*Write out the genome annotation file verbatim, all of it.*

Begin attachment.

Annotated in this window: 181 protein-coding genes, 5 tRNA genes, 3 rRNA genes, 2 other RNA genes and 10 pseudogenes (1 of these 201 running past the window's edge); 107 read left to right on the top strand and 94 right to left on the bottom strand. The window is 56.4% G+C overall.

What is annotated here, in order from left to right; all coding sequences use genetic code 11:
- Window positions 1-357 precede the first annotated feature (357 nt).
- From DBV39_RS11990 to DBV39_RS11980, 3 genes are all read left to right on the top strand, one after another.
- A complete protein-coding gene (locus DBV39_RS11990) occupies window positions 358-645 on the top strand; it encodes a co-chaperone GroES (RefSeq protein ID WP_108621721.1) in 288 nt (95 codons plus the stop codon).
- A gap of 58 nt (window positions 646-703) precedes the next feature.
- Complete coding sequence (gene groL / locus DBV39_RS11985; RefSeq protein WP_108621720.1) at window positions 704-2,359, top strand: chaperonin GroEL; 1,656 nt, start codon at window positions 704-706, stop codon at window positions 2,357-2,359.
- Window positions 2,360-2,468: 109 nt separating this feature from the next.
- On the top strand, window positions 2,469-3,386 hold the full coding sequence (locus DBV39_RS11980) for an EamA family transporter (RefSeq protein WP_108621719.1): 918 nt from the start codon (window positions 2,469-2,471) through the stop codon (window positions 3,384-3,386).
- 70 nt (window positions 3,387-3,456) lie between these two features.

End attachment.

Annotated in this window: 181 protein-coding genes, 5 tRNA genes, 3 rRNA genes, 2 other RNA genes and 10 pseudogenes (1 of these 201 running past the window's edge); 107 read left to right on the top strand and 94 right to left on the bottom strand. The window is 56.4% G+C overall.

What is annotated here, in order from left to right; all coding sequences use genetic code 11:
- Window positions 1-357 precede the first annotated feature (357 nt).
- From DBV39_RS11990 to DBV39_RS11980, 3 genes are all read left to right on the top strand, one after another.
- A complete protein-coding gene (locus DBV39_RS11990) occupies window positions 358-645 on the top strand; it encodes a co-chaperone GroES (RefSeq protein ID WP_108621721.1) in 288 nt (95 codons plus the stop codon).
- A gap of 58 nt (window positions 646-703) precedes the next feature.
- Complete coding sequence (gene groL / locus DBV39_RS11985; RefSeq protein WP_108621720.1) at window positions 704-2,359, top strand: chaperonin GroEL; 1,656 nt, start codon at window positions 704-706, stop codon at window positions 2,357-2,359.
- Window positions 2,360-2,468: 109 nt separating this feature from the next.
- On the top strand, window positions 2,469-3,386 hold the full coding sequence (locus DBV39_RS11980) for an EamA family transporter (RefSeq protein WP_108621719.1): 918 nt from the start codon (window positions 2,469-2,471) through the stop codon (window positions 3,384-3,386).
- 70 nt (window positions 3,387-3,456) lie between these two features.